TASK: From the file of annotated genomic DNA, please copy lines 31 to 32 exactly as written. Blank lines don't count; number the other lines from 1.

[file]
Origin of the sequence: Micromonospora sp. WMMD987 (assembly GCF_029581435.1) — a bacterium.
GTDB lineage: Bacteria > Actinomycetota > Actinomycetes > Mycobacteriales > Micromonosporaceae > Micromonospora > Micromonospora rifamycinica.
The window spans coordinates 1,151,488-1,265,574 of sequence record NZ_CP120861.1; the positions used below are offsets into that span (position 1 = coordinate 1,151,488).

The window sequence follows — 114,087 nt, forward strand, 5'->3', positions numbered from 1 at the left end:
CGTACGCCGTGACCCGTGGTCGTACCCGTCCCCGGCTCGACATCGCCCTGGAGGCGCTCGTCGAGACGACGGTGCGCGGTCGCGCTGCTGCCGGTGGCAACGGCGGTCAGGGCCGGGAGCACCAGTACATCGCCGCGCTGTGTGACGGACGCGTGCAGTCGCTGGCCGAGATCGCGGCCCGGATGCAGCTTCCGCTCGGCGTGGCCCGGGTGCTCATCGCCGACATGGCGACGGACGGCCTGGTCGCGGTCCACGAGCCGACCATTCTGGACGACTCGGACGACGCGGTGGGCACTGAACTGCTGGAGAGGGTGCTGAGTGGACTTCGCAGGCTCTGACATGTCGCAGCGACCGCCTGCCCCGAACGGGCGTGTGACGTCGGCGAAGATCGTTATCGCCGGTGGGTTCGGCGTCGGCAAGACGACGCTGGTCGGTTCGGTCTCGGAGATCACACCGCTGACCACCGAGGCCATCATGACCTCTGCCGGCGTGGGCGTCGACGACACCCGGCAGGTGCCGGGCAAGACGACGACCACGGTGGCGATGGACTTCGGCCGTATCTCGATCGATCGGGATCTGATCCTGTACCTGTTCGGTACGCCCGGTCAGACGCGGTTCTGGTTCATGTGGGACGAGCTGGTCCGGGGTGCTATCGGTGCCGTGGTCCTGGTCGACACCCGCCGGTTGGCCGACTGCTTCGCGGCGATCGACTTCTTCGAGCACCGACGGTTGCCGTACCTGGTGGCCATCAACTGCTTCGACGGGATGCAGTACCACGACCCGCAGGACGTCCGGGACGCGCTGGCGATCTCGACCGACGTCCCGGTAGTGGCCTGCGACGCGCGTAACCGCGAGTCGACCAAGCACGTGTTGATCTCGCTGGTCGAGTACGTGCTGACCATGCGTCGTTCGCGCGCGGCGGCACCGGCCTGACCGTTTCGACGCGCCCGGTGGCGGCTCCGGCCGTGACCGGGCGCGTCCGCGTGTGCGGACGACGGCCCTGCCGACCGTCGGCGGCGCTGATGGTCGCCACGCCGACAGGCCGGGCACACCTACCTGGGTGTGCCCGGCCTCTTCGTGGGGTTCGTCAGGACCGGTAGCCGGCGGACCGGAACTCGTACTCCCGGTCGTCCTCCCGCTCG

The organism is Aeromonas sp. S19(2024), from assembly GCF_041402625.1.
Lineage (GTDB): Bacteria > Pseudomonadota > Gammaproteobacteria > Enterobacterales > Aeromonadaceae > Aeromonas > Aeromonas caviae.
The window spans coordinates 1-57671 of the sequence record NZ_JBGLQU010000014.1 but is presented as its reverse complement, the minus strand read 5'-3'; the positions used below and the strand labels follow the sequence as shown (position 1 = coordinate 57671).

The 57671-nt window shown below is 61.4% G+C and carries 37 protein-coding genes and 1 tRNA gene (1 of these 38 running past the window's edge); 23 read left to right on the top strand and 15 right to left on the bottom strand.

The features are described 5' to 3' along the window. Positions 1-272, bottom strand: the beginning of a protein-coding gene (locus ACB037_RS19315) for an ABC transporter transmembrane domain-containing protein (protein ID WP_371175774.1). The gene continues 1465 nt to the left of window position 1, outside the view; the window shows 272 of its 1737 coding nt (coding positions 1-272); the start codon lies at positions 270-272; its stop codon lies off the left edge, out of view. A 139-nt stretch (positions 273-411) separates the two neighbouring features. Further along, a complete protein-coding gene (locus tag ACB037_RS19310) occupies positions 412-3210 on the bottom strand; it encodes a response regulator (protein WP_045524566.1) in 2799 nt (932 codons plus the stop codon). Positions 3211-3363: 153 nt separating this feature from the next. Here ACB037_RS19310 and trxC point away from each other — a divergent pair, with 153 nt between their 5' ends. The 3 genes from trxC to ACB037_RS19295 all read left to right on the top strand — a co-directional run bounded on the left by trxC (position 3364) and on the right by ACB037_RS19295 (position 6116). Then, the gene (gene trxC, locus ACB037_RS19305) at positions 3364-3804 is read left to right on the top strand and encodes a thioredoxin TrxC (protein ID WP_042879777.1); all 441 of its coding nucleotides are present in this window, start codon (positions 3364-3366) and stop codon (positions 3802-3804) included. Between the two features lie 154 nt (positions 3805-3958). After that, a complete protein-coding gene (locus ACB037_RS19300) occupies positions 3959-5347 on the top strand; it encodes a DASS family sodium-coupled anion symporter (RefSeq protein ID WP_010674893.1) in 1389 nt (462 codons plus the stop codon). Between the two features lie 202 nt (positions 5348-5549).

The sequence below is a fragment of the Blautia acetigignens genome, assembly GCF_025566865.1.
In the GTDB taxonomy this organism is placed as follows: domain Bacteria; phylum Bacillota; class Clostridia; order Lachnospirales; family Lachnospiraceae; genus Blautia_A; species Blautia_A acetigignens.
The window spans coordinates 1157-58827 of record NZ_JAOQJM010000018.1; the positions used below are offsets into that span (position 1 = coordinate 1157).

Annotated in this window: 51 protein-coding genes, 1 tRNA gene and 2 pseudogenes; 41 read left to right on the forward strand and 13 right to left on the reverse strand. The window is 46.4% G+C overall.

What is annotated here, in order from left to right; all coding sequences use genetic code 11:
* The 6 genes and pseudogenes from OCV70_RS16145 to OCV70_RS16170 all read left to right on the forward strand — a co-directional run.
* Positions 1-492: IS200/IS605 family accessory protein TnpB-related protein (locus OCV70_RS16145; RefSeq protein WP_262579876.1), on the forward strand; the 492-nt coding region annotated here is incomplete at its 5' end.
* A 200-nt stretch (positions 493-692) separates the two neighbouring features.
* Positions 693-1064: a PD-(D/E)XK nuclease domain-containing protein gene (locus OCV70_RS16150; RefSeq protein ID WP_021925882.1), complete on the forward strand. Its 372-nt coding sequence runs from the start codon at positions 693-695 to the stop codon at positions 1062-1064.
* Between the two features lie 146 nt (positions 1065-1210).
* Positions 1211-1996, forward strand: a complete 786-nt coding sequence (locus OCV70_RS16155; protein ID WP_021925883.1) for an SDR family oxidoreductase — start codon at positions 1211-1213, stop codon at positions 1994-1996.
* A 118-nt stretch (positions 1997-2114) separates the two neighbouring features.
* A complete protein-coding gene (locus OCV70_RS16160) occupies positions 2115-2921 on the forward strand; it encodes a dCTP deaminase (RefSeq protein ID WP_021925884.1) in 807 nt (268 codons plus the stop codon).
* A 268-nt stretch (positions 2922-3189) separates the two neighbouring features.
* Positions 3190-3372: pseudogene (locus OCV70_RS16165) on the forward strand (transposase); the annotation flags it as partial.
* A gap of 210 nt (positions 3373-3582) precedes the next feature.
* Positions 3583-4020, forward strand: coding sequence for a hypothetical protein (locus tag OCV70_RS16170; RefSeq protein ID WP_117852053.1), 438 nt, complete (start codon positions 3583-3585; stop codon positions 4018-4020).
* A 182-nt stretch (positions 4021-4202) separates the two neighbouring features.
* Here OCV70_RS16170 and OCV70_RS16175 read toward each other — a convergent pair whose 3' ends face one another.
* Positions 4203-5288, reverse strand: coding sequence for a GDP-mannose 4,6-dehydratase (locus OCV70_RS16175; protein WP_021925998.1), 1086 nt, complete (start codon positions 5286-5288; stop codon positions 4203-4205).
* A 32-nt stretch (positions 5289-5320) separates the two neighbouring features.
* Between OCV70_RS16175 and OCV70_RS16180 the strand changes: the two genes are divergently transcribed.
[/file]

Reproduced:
* A 32-nt stretch (positions 5289-5320) separates the two neighbouring features.
* Between OCV70_RS16175 and OCV70_RS16180 the strand changes: the two genes are divergently transcribed.